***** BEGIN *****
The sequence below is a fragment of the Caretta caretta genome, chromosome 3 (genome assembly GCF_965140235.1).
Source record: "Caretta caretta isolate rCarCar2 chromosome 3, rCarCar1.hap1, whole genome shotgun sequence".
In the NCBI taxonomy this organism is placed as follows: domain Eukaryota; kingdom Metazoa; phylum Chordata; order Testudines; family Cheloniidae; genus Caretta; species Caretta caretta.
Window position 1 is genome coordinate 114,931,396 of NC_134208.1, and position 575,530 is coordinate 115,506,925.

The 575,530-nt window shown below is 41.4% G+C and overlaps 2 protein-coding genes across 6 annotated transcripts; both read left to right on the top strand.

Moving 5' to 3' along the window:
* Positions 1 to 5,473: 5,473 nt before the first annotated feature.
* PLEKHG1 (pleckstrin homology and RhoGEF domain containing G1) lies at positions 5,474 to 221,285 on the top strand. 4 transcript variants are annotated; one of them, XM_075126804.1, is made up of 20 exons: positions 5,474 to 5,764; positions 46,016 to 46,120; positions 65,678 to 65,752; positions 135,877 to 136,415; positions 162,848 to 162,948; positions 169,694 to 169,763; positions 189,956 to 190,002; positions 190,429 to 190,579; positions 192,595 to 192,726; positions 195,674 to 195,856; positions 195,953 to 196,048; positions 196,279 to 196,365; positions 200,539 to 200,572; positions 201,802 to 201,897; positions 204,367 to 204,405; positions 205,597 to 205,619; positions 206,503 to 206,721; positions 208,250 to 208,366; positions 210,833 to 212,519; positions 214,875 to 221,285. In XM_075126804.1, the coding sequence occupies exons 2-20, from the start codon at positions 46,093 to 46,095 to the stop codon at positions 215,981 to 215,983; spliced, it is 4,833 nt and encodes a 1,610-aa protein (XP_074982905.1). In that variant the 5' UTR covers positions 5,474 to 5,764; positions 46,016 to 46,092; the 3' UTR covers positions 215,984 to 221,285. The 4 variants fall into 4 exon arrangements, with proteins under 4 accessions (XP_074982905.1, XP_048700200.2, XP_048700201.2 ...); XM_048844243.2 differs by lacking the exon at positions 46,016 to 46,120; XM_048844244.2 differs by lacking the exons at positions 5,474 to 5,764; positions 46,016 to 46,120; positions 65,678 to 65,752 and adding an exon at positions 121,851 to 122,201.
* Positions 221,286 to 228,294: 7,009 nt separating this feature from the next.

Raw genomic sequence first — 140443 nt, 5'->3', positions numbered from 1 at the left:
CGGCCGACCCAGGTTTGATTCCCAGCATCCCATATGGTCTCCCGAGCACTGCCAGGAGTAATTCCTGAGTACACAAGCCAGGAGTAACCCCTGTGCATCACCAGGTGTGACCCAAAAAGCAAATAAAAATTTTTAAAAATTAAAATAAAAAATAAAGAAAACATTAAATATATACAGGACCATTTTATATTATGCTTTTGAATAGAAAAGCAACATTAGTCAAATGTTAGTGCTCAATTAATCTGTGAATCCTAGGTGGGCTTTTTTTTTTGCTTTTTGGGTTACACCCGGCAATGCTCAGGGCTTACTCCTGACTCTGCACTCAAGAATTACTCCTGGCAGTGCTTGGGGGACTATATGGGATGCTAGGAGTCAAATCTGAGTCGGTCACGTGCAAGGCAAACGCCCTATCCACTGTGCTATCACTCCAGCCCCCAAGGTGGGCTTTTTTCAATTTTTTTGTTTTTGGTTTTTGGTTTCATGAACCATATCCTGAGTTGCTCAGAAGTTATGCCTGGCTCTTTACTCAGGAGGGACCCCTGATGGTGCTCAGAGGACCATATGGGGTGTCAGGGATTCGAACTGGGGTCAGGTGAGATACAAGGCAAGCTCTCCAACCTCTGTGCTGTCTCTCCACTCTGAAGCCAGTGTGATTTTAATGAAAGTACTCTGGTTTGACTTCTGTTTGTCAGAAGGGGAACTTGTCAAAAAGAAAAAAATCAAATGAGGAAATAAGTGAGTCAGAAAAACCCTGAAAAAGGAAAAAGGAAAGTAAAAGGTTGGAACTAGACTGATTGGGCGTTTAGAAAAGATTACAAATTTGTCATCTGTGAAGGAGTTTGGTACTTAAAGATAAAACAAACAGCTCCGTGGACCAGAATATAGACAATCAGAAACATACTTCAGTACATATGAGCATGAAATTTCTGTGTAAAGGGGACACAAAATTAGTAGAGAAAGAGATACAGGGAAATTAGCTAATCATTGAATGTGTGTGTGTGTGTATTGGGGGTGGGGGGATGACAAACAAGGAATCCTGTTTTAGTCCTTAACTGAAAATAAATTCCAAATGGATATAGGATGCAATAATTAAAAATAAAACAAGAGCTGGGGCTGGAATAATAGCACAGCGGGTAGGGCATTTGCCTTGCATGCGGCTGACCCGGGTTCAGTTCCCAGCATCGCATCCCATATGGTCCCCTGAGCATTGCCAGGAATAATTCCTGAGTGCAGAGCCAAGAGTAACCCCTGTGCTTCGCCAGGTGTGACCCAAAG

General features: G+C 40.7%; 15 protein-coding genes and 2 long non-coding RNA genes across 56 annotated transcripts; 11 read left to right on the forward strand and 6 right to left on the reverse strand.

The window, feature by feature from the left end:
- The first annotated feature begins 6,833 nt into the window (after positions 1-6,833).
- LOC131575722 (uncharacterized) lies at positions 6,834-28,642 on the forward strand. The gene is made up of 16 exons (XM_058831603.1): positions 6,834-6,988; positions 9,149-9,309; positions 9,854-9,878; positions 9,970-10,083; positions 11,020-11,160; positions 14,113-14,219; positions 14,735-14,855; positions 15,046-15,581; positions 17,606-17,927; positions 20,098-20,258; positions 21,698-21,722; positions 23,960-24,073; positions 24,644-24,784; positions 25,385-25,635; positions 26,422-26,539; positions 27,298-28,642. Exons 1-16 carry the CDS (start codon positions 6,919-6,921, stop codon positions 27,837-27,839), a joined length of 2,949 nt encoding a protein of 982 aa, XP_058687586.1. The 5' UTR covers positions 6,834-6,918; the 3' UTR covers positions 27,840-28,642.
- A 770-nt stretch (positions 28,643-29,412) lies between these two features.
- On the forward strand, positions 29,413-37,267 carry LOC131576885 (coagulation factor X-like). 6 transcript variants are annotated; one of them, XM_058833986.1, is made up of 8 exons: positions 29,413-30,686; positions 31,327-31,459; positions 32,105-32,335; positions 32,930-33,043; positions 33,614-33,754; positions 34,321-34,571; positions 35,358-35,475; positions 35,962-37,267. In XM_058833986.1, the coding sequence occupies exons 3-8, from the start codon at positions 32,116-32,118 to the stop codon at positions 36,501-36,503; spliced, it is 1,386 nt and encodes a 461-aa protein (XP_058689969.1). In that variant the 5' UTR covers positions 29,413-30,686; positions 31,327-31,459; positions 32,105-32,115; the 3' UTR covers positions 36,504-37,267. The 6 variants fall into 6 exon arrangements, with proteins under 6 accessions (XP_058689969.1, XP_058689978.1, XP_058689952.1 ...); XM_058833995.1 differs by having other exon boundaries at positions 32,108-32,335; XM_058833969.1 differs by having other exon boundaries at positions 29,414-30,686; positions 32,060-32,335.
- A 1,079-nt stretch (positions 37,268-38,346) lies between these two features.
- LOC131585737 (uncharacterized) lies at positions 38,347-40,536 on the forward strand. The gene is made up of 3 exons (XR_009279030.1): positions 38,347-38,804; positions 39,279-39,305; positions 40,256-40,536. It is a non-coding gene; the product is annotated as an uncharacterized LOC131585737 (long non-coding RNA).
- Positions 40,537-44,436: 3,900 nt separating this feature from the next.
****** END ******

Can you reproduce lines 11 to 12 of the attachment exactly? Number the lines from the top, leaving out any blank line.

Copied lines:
CGGCCGACCCAGGTTTGATTCCCAGCATCCCATATGGTCTCCCGAGCACTGCCAGGAGTAATTCCTGAGTACACAAGCCAGGAGTAACCCCTGTGCATCACCAGGTGTGACCCAAAAAGCAAATAAAAATTTTTAAAAATTAAAATAAAAAATAAAGAAAACATTAAATATATACAGGACCATTTTATATTATGCTTTTGAATAGAAAAGCAACATTAGTCAAATGTTAGTGCTCAATTAATCTGTGAATCCTAGGTGGGCTTTTTTTTTTGCTTTTTGGGTTACACCCGGCAATGCTCAGGGCTTACTCCTGACTCTGCACTCAAGAATTACTCCTGGCAGTGCTTGGGGGACTATATGGGATGCTAGGAGTCAAATCTGAGTCGGTCACGTGCAAGGCAAACGCCCTATCCACTGTGCTATCACTCCAGCCCCCAAGGTGGGCTTTTTTCAATTTTTTTGTTTTTGGTTTTTGGTTTCATGAACCATATCCTGAGTTGCTCAGAAGTTATGCCTGGCTCTTTACTCAGGAGGGACCCCTGATGGTGCTCAGAGGACCATATGGGGTGTCAGGGATTCGAACTGGGGTCAGGTGAGATACAAGGCAAGCTCTCCAACCTCTGTGCTGTCTCTCCACTCTGAAGCCAGTGTGATTTTAATGAAAGTACTCTGGTTTGACTTCTGTTTGTCAGAAGGGGAACTTGTCAAAAAGAAAAAAATCAAATGAGGAAATAAGTGAGTCAGAAAAACCCTGAAAAAGGAAAAAGGAAAGTAAAAGGTTGGAACTAGACTGATTGGGCGTTTAGAAAAGATTACAAATTTGTCATCTGTGAAGGAGTTTGGTACTTAAAGATAAAACAAACAGCTCCGTGGACCAGAATATAGACAATCAGAAACATACTTCAGTACATATGAGCATGAAATTTCTGTGTAAAGGGGACACAAAATTAGTAGAGAAAGAGATACAGGGAAATTAGCTAATCATTGAATGTGTGTGTGTGTGTATTGGGGGTGGGGGGATGACAAACAAGGAATCCTGTTTTAGTCCTTAACTGAAAATAAATTCCAAATGGATATAGGATGCAATAATTAAAAATAAAACAAGAGCTGGGGCTGGAATAATAGCACAGCGGGTAGGGCATTTGCCTTGCATGCGGCTGACCCGGGTTCAGTTCCCAGCATCGCATCCCATATGGTCCCCTGAGCATTGCCAGGAATAATTCCTGAGTGCAGAGCCAAGAGTAACCCCTGTGCTTCGCCAGGTGTGACCCAAAG

General features: G+C 40.7%; 15 protein-coding genes and 2 long non-coding RNA genes across 56 annotated transcripts; 11 read left to right on the forward strand and 6 right to left on the reverse strand.